All along I've wanted the freedom to go a bit
I'm having a lot of fun right now plotting out the details of The Far Beyond, the second book in the trilogy. The overarching story is all planned out, of course; I have the climactic scene of the third book so scripted in my mind that when I think about it, it plays in front of me like a movie... a big, bad, over-the-top effects movie like a cross between Star Wars and Lord of the Rings. :) I have the big scene in The Far Beyond laid out too, but a fair bit of how we get there remains open--and that's a good thing.
Until the writing started, I have to admit I was a little afraid that The Far Beyond might be a disappointment to some readers. It probably will be the shortest volume of the trilogy, but even so, I was afraid the content might be a little thin. For one thing, while The Just Beyond rides along on grand science and philosophical themes and Beyond All Else is going to be a full blast cosmic spectacle, The Far Beyond's story is highly personal. Michael isn't out to save the world or figure out why the universe seems to be going crazy around him--he's just looking for his brother. He'll have plenty of surprises, and the TFB narrative is critical to what happens in the last book, but it's very focused and at first, I thought, ran the risk of feeling a little subdued.
No more. What's come to me in the past couple of weeks is an outline that steals some of the thunder from Beyond All Else to make the second book more adventurous and complelling. And that's really exciting for me, because my greatest joy in these last two books is the opportunity to paint on a blank canvas. All along I've wanted the freedom to go a bit Alice-In-Wonderland, and now, instead of putting that off to Book Three, I've found a way to get to it sooner. Book One of course was largely set in the mortal realm, and while plenty of wild stuff goes on it all had to be reconciled with what readers know and perceive about the tangible world. In the second and third books I get to make up whatever I want--the only limitation is that it be consistent with what was revealed about the Afterlife in The Just Beyond. As it turns out, that only scratched the surface... and now the second book is going to present much more of the Afterlife's underbelly and its context in the divine battle than I originally thought. I can hardly wait to get into it. :)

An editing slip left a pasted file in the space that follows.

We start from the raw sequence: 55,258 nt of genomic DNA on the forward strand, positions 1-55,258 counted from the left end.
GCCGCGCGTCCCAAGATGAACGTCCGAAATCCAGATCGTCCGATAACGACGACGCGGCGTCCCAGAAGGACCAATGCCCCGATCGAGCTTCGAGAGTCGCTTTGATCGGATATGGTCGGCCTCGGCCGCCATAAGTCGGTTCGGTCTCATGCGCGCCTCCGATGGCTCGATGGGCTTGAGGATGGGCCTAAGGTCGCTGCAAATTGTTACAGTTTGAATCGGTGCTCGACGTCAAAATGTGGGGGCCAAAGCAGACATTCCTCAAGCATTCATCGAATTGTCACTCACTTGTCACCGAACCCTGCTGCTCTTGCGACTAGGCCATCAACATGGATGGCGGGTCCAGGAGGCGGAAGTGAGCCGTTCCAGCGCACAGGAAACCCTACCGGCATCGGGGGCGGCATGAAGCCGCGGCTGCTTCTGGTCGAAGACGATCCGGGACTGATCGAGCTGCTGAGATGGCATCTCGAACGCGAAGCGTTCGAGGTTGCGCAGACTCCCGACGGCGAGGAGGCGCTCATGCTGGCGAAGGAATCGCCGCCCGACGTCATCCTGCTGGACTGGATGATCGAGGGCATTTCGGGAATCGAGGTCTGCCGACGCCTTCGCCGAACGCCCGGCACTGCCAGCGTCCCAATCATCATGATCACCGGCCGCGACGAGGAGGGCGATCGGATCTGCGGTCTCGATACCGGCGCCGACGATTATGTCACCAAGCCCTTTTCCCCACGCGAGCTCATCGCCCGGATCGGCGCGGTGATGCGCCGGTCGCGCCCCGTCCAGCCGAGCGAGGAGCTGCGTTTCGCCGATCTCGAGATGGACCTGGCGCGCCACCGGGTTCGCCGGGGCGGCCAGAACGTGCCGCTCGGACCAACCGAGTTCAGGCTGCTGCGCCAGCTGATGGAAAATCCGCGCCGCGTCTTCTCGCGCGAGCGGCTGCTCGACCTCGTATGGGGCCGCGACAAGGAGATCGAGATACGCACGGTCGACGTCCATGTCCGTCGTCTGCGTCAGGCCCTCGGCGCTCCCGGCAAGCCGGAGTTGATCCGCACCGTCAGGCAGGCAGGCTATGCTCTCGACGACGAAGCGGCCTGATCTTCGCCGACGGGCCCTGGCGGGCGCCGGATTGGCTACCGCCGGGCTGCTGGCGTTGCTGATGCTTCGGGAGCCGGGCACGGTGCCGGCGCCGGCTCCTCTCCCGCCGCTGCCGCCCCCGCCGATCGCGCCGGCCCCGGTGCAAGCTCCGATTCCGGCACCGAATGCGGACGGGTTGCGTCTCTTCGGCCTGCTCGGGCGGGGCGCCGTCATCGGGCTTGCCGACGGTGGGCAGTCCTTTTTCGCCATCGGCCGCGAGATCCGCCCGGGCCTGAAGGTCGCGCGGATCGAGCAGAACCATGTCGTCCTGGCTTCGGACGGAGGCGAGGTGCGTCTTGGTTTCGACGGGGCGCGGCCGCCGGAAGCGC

Which I'd better go do. The new PC is mostly set up now and I'd really like to finish writing TFB sometime this summer. It's not a stretch, the book will definitely be shorter than the first one (for one thing the publisher thinks the TJB manuscript was too long) and I learned a lot over the course of last year about how to write fast and efficiently. I also want to have some substance to post about and publicize to build an audience for the second book once the first one is published and (hopefully) people beyond just my family and friends are reading and getting excited about it.
The one thing I'm not sure about is how much of the plot to reveal. My small readers group is going to get the whole thing, of course, receiving each chapter as it comes out for comment and critique, but I don't dare reveal the whole thing or even any plot spoilers on the Internet. I'll figure it out, though. I've found this novel-writing thing is teeming with unexpected delights to discover along the way, and it's best just to smile and let them happen. :) - Mark
My new PC arrived yesterday, just in time to transition before the old one coughs up its last breath. I'll be spending the next several days getting programs loaded and settings optimized so my posting is likely to be sparse. Unless I get ambushed by inspiration and feel like I just have to throw something up here, of course. :) Should be back in stride by Wednesday or Thursday. If anything happens on the book, such as receiving the cover art, I'll put that up immediately for sure. Thanks for your patience. - Mark
James was right. It belonged in a prologue; every other option was worse.
I dislike prologues. I don't read them. My rationale is that prologues are a symptom of lazy or inefficient writing. Prologues mainly provide background for the main story--but it's the main story, not the background, that made me buy the book. Whatever is in the prologue, my thinking goes, should have been in the main story if it was all that important. If it's not, it shouldn't be in the book at all. And so I invariably skip prologues, starting my read at Chapter 1 with blithe confidence that I'm not missing anything I need to see.